State Bank of India (SBI) offers a selection of Visa credit card products for residents of India. Some cards have benefits such as travel rewards or cash back on purchases, while others offer discounts or make donations to charities. There are also basic credit cards that have lower interest rates, no annual fees and perks such as concierge services and travel insurance. Applying for an SBI credit card can be done online through its affiliate website, or directly with the bank in person at a branch.
Visit the State Bank of India website (see Resources section below) if you prefer to apply for a card at a local branch of their bank. The website has a location finder that you can use to find the bank closest to you.
Visit the SBI branch that you choose, and ask the teller to apply for a credit card. You will be able to discuss your options with a representative, and fill out an application. Be sure to have a valid photo identification card with you, and be willing to offer information about your address history as well as income and assets.
Visit the SBI section of the India Credit Cards website (see Resources section) as an alternative to applying in person.
Select the credit card product of your choice from the India Credit Cards website and click the "Apply now" button.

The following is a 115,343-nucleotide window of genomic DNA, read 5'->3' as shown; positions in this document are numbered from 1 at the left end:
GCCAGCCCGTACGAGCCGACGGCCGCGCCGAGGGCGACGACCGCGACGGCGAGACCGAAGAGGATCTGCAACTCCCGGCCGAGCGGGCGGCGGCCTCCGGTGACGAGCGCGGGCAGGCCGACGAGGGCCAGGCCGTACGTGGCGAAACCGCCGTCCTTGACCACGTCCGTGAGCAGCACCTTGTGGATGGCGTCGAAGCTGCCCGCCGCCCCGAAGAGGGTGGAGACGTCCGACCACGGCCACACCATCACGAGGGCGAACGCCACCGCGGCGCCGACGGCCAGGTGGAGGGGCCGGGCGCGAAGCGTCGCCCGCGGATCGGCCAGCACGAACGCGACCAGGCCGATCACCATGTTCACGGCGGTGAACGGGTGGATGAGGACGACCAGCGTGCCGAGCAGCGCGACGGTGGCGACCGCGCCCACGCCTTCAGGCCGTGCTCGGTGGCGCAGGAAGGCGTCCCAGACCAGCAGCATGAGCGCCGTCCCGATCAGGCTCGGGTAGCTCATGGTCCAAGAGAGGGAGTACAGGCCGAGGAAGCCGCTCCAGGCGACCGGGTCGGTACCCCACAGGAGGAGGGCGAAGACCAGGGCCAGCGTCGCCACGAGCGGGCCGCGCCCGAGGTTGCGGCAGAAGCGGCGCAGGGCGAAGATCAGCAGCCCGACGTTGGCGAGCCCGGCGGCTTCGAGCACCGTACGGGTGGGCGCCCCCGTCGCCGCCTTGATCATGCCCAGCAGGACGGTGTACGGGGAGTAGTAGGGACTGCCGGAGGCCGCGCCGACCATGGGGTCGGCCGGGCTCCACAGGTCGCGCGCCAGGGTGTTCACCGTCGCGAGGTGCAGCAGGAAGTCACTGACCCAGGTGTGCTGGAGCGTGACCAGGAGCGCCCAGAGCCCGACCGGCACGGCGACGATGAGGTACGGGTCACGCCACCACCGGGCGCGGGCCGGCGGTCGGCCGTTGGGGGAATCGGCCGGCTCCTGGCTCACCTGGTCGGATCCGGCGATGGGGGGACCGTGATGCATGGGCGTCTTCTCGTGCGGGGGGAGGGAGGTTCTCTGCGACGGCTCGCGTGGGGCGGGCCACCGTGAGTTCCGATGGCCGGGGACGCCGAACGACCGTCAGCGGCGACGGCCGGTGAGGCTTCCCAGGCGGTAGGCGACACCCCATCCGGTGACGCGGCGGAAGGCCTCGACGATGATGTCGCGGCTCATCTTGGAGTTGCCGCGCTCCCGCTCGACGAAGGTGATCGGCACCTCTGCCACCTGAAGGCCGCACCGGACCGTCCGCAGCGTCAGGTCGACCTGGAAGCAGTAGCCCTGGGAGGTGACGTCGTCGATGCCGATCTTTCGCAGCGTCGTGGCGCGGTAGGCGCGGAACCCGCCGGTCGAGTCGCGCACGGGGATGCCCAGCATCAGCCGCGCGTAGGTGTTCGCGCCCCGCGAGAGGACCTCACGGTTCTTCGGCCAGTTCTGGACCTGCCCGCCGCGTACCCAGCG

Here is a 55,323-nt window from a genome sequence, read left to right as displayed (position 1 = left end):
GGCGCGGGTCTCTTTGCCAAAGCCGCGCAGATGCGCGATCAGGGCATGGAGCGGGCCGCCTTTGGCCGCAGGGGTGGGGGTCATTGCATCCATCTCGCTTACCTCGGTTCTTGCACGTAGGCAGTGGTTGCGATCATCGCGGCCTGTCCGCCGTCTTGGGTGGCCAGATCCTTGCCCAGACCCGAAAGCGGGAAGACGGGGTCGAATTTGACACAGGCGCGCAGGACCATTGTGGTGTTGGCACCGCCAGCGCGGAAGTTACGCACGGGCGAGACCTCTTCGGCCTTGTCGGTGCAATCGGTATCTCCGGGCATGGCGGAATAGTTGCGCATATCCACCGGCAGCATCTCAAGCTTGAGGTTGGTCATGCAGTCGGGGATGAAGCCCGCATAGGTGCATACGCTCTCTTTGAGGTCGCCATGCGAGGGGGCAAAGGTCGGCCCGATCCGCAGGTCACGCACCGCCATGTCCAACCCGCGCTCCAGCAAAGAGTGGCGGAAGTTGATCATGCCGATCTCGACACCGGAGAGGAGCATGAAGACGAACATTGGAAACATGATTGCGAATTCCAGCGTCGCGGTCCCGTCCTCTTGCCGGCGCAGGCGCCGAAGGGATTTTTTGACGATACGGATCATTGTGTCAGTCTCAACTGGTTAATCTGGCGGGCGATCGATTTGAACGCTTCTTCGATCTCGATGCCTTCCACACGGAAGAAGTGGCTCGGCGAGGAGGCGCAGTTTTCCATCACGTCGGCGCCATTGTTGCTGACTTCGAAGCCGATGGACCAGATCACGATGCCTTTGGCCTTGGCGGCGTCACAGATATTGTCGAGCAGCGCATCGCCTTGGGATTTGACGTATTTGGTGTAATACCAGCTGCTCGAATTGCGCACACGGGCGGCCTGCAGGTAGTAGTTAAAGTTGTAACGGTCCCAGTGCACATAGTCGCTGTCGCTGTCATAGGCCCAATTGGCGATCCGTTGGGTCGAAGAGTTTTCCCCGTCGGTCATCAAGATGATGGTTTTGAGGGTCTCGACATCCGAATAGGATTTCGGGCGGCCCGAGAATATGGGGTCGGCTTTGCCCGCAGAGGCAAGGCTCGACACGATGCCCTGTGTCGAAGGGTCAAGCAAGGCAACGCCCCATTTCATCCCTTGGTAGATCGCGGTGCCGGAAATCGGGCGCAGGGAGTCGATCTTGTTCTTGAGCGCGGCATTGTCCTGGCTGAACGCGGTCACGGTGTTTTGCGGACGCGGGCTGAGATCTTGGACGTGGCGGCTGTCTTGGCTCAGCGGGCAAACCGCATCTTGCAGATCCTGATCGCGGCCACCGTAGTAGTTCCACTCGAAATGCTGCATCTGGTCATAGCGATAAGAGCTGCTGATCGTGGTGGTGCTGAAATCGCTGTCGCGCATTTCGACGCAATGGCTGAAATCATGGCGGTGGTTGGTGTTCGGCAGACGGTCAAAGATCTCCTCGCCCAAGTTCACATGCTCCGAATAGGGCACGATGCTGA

Fill out the online SBI India Credit Cards application completely, providing information such as your full name, address, telephone number, birth date, residency status and employment information.
If you are approved, you will receive a credit card in the mail within about 30 days. If you are denied, you will get a letter explaining the reasons behind this credit decision.
- If you are approved, you will receive a credit card in the mail within about 30 days. If you are denied, you will get a letter explaining the reasons behind this credit decision.
Stephanie Mojica has been a journalist since 1997 and currently works as a full-time reporter at the daily newspaper "The Advocate-Messenger" in Kentucky. Her articles have also appeared in newspapers such as "The Philadelphia Inquirer" and "The Virginian-Pilot," as well as several online publications. She holds a bachelor's degree from Athabasca University.